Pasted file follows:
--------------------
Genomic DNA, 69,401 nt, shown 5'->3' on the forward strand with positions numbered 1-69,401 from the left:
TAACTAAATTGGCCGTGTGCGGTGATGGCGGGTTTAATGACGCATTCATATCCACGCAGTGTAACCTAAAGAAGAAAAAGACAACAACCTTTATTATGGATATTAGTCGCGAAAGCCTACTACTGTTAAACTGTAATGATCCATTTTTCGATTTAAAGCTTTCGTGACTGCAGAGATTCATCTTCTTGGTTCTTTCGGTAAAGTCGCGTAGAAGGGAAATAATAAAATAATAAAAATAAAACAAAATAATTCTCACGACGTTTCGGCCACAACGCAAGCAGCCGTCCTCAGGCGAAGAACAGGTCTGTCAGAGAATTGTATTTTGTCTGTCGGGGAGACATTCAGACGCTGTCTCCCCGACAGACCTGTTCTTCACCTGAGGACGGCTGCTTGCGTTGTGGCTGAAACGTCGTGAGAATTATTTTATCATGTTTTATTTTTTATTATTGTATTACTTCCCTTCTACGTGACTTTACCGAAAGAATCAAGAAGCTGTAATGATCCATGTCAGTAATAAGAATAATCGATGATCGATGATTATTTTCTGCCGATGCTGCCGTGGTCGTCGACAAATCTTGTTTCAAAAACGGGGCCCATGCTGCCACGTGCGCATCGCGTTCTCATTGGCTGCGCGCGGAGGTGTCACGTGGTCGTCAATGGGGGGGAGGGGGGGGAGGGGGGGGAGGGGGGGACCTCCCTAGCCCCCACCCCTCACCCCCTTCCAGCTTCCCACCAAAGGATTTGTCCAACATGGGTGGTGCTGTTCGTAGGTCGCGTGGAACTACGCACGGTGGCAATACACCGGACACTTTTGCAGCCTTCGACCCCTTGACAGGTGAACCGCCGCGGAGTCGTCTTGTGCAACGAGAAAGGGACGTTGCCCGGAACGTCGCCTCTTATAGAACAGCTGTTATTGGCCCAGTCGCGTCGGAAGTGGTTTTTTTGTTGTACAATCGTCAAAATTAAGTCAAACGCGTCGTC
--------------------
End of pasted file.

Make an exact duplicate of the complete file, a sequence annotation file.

Genomic DNA, 69,401 nt, shown 5'->3' on the forward strand with positions numbered 1-69,401 from the left:
TAACTAAATTGGCCGTGTGCGGTGATGGCGGGTTTAATGACGCATTCATATCCACGCAGTGTAACCTAAAGAAGAAAAAGACAACAACCTTTATTATGGATATTAGTCGCGAAAGCCTACTACTGTTAAACTGTAATGATCCATTTTTCGATTTAAAGCTTTCGTGACTGCAGAGATTCATCTTCTTGGTTCTTTCGGTAAAGTCGCGTAGAAGGGAAATAATAAAATAATAAAAATAAAACAAAATAATTCTCACGACGTTTCGGCCACAACGCAAGCAGCCGTCCTCAGGCGAAGAACAGGTCTGTCAGAGAATTGTATTTTGTCTGTCGGGGAGACATTCAGACGCTGTCTCCCCGACAGACCTGTTCTTCACCTGAGGACGGCTGCTTGCGTTGTGGCTGAAACGTCGTGAGAATTATTTTATCATGTTTTATTTTTTATTATTGTATTACTTCCCTTCTACGTGACTTTACCGAAAGAATCAAGAAGCTGTAATGATCCATGTCAGTAATAAGAATAATCGATGATCGATGATTATTTTCTGCCGATGCTGCCGTGGTCGTCGACAAATCTTGTTTCAAAAACGGGGCCCATGCTGCCACGTGCGCATCGCGTTCTCATTGGCTGCGCGCGGAGGTGTCACGTGGTCGTCAATGGGGGGGAGGGGGGGGAGGGGGGGGAGGGGGGGACCTCCCTAGCCCCCACCCCTCACCCCCTTCCAGCTTCCCACCAAAGGATTTGTCCAACATGGGTGGTGCTGTTCGTAGGTCGCGTGGAACTACGCACGGTGGCAATACACCGGACACTTTTGCAGCCTTCGACCCCTTGACAGGTGAACCGCCGCGGAGTCGTCTTGTGCAACGAGAAAGGGACGTTGCCCGGAACGTCGCCTCTTATAGAACAGCTGTTATTGGCCCAGTCGCGTCGGAAGTGGTTTTTTTGTTGTACAATCGTCAAAATTAAGTCAAACGCGTCGTC